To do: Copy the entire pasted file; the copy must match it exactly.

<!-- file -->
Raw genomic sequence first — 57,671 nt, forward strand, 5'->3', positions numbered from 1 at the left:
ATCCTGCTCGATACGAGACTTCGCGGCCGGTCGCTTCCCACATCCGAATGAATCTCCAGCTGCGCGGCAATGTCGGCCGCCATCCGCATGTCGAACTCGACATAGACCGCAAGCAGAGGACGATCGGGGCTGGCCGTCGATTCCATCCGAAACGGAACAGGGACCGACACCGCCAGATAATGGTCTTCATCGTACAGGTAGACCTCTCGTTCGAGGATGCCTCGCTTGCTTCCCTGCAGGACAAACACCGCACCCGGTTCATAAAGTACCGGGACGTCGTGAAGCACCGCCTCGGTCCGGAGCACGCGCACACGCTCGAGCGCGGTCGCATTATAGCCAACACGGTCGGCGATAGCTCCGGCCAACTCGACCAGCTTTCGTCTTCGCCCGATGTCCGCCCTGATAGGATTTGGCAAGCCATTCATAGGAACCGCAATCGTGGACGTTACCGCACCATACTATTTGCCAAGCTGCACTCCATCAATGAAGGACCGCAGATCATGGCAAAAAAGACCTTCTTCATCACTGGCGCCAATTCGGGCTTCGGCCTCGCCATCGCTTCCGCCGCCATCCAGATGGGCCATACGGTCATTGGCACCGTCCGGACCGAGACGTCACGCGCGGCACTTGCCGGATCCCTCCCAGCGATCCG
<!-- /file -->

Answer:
Raw genomic sequence first — 57,671 nt, forward strand, 5'->3', positions numbered from 1 at the left:
ATCCTGCTCGATACGAGACTTCGCGGCCGGTCGCTTCCCACATCCGAATGAATCTCCAGCTGCGCGGCAATGTCGGCCGCCATCCGCATGTCGAACTCGACATAGACCGCAAGCAGAGGACGATCGGGGCTGGCCGTCGATTCCATCCGAAACGGAACAGGGACCGACACCGCCAGATAATGGTCTTCATCGTACAGGTAGACCTCTCGTTCGAGGATGCCTCGCTTGCTTCCCTGCAGGACAAACACCGCACCCGGTTCATAAAGTACCGGGACGTCGTGAAGCACCGCCTCGGTCCGGAGCACGCGCACACGCTCGAGCGCGGTCGCATTATAGCCAACACGGTCGGCGATAGCTCCGGCCAACTCGACCAGCTTTCGTCTTCGCCCGATGTCCGCCCTGATAGGATTTGGCAAGCCATTCATAGGAACCGCAATCGTGGACGTTACCGCACCATACTATTTGCCAAGCTGCACTCCATCAATGAAGGACCGCAGATCATGGCAAAAAAGACCTTCTTCATCACTGGCGCCAATTCGGGCTTCGGCCTCGCCATCGCTTCCGCCGCCATCCAGATGGGCCATACGGTCATTGGCACCGTCCGGACCGAGACGTCACGCGCGGCACTTGCCGGATCCCTCCCAGCGATCCG